Figure 2.5.2: Energy-Interaction diagram for stretching a spring-mass system.

The restoring force, $$F = -kx$$, is not constant since it depends on displacement x. That is, the force is proportional to the distance the spring has been pushed or pulled. So we can no longer used the simplified version of work, but will use the general Equation 2.3.1 for work. The applied force does work when the spring is stretched from distance of zero to a max of d, in this example. Thus, the work done on this system:

$W = \int \limits_0^d kxdx= \dfrac{1}{2}kd^{2}$

Notice that while the force scales linearly with deformation, the work required to deform the spring scales as the square of deformation. This also confirms that the potential energy will depend on the magnitude of the displacement only, and not the direction. Using the energy-conservation equation from Figure 2.5.2 we get $$\Delta PE_{sm}= \dfrac{1}{2}kd^{2}$$. Generally, the spring-mass potential energy is given by:

$PE_{sm} = \dfrac{1}{2}kx^{2}$

where x is displacement from equilibrium. Upon stretching the spring, energy is stored in the springs' bonds as potential energy. This potential energy is released when the spring is allowed to oscillate. The maximum speed is accomplished when the spring returns to its equilibrium position (PEsm=0), and all energy is kinetic energy.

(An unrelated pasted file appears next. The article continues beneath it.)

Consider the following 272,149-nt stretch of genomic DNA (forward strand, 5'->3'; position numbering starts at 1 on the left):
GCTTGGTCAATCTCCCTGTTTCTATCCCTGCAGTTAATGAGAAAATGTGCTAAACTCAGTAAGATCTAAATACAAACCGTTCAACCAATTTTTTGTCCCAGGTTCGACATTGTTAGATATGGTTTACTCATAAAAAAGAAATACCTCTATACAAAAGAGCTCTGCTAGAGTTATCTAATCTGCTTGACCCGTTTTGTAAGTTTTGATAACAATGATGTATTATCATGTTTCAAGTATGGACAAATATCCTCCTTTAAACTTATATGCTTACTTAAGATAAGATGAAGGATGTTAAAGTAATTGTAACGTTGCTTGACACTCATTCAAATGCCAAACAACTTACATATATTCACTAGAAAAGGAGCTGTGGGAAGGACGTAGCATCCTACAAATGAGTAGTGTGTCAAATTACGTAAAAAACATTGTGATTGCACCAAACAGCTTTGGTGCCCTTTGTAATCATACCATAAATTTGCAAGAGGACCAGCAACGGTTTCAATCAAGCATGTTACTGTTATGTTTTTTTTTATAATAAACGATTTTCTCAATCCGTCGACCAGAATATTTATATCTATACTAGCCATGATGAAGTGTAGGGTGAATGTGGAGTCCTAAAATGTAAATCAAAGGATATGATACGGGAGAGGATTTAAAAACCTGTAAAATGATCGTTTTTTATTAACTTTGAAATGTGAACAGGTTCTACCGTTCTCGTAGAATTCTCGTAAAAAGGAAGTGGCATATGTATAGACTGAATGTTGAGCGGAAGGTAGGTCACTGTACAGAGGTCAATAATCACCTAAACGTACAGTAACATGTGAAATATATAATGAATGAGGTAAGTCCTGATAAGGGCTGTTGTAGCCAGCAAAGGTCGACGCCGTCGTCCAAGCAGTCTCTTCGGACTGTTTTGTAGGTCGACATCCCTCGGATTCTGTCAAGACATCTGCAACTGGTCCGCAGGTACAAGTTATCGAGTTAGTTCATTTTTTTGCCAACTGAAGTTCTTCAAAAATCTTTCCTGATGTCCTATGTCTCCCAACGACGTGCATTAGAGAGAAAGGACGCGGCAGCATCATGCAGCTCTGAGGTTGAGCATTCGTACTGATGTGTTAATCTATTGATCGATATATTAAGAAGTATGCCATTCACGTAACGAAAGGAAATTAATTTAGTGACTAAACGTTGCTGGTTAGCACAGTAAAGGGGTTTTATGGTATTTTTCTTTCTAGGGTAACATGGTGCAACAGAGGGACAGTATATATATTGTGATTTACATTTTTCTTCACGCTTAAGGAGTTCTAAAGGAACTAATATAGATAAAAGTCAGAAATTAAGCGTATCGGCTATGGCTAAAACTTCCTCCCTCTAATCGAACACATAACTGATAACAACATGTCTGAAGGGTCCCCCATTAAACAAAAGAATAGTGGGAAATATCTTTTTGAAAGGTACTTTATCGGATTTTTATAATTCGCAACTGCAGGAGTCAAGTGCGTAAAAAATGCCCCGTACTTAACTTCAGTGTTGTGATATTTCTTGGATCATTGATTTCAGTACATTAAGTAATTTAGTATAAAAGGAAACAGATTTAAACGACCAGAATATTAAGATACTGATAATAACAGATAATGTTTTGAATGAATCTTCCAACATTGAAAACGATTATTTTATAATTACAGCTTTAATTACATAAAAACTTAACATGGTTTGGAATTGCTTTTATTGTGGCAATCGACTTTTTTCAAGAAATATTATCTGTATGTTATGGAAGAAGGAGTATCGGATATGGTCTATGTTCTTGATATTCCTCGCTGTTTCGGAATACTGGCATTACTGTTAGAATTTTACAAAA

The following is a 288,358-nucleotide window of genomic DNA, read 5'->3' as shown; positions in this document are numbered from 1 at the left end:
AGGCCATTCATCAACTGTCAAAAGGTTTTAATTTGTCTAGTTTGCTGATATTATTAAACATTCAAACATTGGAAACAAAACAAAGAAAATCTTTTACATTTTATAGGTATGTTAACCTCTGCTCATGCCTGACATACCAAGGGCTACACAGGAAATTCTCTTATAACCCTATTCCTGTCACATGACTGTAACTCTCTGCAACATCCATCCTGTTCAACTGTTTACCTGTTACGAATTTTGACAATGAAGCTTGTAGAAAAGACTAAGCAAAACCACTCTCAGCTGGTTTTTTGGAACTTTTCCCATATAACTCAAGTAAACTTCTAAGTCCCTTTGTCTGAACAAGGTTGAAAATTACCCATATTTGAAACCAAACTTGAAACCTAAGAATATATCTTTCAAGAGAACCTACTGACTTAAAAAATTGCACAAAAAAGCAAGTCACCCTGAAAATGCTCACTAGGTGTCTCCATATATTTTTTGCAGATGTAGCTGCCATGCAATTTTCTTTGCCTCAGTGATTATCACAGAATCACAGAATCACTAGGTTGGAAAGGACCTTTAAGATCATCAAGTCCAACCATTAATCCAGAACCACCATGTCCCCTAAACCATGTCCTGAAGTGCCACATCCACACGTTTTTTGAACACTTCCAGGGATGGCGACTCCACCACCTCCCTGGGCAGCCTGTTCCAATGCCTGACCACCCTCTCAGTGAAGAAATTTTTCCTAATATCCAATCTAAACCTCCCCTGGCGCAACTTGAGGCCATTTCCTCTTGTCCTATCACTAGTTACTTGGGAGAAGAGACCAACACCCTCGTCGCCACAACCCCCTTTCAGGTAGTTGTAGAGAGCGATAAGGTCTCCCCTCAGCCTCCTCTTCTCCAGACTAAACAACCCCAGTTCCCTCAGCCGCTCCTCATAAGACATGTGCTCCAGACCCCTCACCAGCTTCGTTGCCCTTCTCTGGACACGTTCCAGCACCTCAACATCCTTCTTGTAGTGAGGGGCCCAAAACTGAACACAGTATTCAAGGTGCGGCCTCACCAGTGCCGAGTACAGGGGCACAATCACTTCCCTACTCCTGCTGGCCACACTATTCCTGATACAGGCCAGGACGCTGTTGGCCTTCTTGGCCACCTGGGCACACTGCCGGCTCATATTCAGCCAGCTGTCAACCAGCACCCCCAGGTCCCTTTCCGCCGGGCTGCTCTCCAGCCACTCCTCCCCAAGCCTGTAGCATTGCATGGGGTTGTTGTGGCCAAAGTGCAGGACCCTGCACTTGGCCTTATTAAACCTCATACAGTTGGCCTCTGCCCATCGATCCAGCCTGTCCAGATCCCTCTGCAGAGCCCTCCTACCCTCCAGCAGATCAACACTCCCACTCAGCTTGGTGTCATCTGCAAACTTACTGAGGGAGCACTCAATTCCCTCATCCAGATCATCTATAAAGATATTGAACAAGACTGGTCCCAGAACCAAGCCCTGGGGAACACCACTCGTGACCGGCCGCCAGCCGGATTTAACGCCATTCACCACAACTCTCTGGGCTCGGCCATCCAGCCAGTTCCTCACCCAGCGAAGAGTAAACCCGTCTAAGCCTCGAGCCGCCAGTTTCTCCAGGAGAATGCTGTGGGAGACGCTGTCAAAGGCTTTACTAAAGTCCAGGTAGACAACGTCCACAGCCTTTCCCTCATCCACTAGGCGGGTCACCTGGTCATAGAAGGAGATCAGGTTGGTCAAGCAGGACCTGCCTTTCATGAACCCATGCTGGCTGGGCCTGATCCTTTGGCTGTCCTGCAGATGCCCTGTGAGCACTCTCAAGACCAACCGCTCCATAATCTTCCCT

Example $$\PageIndex{1}$$

A spring of negligible mass and a spring constant of 120 N/m is fixed to a wall and is free to oscillate. On the other end, a ball with a mass of 1.5 kg is attached. The spring-mass is then stretched 0.4 m and released.

a) What is the maximum speed of the attached ball? Neglect any effects of friction.

b) The spring-mass looses 2 Joules of energy per oscillation. Find the maximum displacement of the spring-mass after 4 oscillations.

Solution

a) Let us focus on the interval once the ball is released until it is at equilibrium when the speed is maximum.The spring-mass system is closed since it is not interacting with other systems in this interval. As the spring-mass oscillates potential and the kinetic energies change, $$\Delta E_{tot}= \Delta PE_{sm}+\Delta KE=0$$. The Energy-Interaction Diagram for this process is shown below:

Using definitions of potential and kinetic energies:

$\frac{1}{2}k(x_f^2-x_i^2)+\frac{1}{2}m(v_f^2-v_i^2)=0\nonumber$

Plugging in values into the equation:

$\frac{1}{2}(120 N/m)(0-0.4^2m^2)+\frac{1}{2}(1.5 kg)(v_{max}^2-0)=0\nonumber$

and solving for $$v_f$$, we get $$v_f=3.58 m/s$$.

b) In 4 oscillations the spring-mass will loose 8 Joules. Let's choose an interval from initial maximum displacement of 0.4m to the final maximum displacement after 4 oscillations. Since the speed is zero when the displacement is maximum, there will be no change in kinetic energy over this interval. The Energy-Interaction Diagram for this process is shown below:

The equation can be rewritten as:

$\frac{1}{2}k(d_f^2-d_i^2)=W\nonumber$

Plugging in values into the equation:

$\frac{1}{2}(120 N/m)(d_{max}^2-0.4^2m^2)=-8 J\nonumber$

Solving for $$d_{max}$$, we find the maximum displacement after 4 oscillations to be 0.16m.

### Vertical Spring-Mass Systems